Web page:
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Clinical Problem Solving: Radiology
November 2002

Diagnosis Radiology Quiz Case 1

Arch Otolaryngol Head Neck Surg. 2002;128(11):1332-1333. doi:
Diagnosis: Vascular leiomyoma of the larynx

Angiomyoma and angioleiomyoma are synonyms for vascular leiomyoma, but the latter is a more accepted term, because it is more accurately descriptive and widely used.1 Vascular leiomyoma is an uncommon type of smooth muscle tumor and is rarely seen in the head and neck. In a review of 562 cases by Hachisuga et al2 over a 17-year period, only 48 were seen in the head and neck. Most commonly, vascular leiomyomas arise in the female genital tract, gastrointestinal system, and pilar arrector muscles of the skin. Their exact pathogenesis is not known, but most authors agree that they probably originate in smooth muscle cells within blood vessel walls.3,4 In the head and neck, vascular leiomyomas are found in the lips, auricle, nostrils, skin of the occipital region, and cheeks. They very rarely occur in the larynx.5

Most vascular leiomyomas present in middle-aged and elderly men; laryngeal subsites seem evenly represented. When the lesions occur in the larynx, they result in hoarseness or dyspnea. Pain and dysphagia are uncommon symptoms. The tumors are slow growing, and the duration of symptoms is reported to range from 2 to 16 years.6 The most common symptom before admission is a rapidly progressive dyspnea, for which tracheostomy is often a necessary life-saving measure. Sometimes, however, a globus sensation, cough, or laryngeal pain is the only presenting symptom.5

Histopathologic classification of the vascular leiomyoma is complicated by its similarity to another benign laryngeal lesion, the simple leiomyoma. The World Health Organization recognizes 3 types of benign smooth muscle tumors: leiomyoma (simple leiomyoma), angiomyoma (vascular leiomyoma), and epithelioid leiomyoma (bizarre leiomyoma or leiomyoblastoma). The majority (7) of the 9 reported cases of laryngeal leiomyoma reported in the recent literature were vascular leiomyoma.7

Vascular leiomyomas are spindle cell neoplasms with numerous blood vessels but lacking mitoses. They have been reported to be encapsulated and made up of smooth muscle bundles among numerous vascular spaces.6 The spindled fascicles stain strongly with actin, supporting the diagnosis of vascular leiomyoma. Degenerative changes such as fibrosis, calcifications, and giant cell reactions can also be present. The list of histopathologic differential diagnoses includes hemangioma, leiomyoblastoma, angiomyolipoma, and vascular leiomyosarcoma.

The pathogenesis of benign smooth muscle tumors is unknown. Duhig and Ayer8 proposed that these lesions develop sequentially: smooth muscle proliferation within a vascular hamartoma leads to the formation of an angiomyoma, and continued smooth muscle proliferation results in a simple leiomyoma. Subsequent studies have refuted this theory of histogenesis, leaving the relationship between simple and vascular leiomyomas unclear.9 An etiologic role for estrogen has been considered, but estrogens appear to have little influence on leiomyomas outside the uterus, in that such tumors have shown no female predominance.7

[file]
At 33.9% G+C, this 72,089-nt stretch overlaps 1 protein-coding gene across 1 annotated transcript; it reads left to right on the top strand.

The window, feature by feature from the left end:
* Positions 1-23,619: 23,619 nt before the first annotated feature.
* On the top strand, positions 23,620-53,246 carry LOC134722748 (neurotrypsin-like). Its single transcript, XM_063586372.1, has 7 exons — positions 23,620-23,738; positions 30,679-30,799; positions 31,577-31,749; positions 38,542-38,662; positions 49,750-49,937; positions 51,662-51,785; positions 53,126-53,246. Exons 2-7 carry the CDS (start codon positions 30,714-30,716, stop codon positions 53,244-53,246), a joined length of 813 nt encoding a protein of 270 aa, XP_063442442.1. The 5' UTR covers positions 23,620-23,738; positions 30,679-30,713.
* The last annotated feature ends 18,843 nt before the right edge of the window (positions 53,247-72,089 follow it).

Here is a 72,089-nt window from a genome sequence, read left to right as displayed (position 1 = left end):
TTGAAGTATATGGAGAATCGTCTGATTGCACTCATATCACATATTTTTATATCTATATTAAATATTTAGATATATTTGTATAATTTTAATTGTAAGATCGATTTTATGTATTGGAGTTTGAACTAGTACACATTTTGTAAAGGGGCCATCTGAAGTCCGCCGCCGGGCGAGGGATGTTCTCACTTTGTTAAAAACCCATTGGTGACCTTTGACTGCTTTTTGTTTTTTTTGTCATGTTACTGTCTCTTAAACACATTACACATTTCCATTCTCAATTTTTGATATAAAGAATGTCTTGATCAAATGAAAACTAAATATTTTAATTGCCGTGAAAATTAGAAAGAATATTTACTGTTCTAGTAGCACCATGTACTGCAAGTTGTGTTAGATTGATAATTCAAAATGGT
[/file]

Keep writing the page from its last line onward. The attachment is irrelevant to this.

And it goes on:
Morimoto10 classified vascular leiomyomas into 3 histologic subtypes in 1973: solid (capillary), cavernous, and venous. Venous is the most common type found in the head and neck area. The solid type has smooth muscle bundles that surround the vascular slitlike channels. The cavernous type has dilated vascular channels with lesser amounts of smooth muscle. The venous type has vascular channels with thick muscular walls that are easily distinguished from smooth muscle bundles. In some lesions, features of all 3 types may be found.10 Malignant variants of vascular leiomyomas are rare. The absence of mitosis is the most useful indicator of a benign lesion.11

Surgical extirpation is the treatment of choice for vascular leiomyomas. There are 3 reports of recurrent vascular leiomyoma of the head and neck, to our knowledge.1 One was of a recurrent vascular leiomyoma of the larynx in which some mitotic figures had been noted histologically.3 This suggests that complete resection of such lesions is important and that the patients involved should be monitored for recurrence on a regular basis after surgery. Some small tumors have been resected through microlaryngoscopy; larger tumors may require external approaches. If laryngeal vascular leiomyomas are treated endoscopically, Nuutinen and Syrjanen6 recommend preliminary tracheostomy, general anesthesia, and, in the case of profuse bleeding, an external laryngeal approach.

Because of the tremendous vasculartity of these tumors, there is a high risk of significant bleeding. Shibata and Komune5 excised 2 small tumors through microdirect laryngoscopy. The patients involved lost a total of 600 to 1000 mL of blood during the primary procedure and from postoperative hemorrhage. Nuutinen and Syrjanen6 used cryotherapy after partial resection to control profuse bleeding. Anderson and Weinstein3 reported that the use of the carbon dioxide laser in the initial resection provided adequate hemostasis.

As surgical options are clearly not without risk, patients should be selected carefully. If there is evidence of malignancy, or compromise of the patient's airway or vocal quality, complete surgical excision is the recommended therapy. Because our patient was satisfied with the quality of his voice, and there were no findings to suggest a malignancy, we elected not to perform surgery. Instead, the patient will be followed up regularly over the upcoming years.

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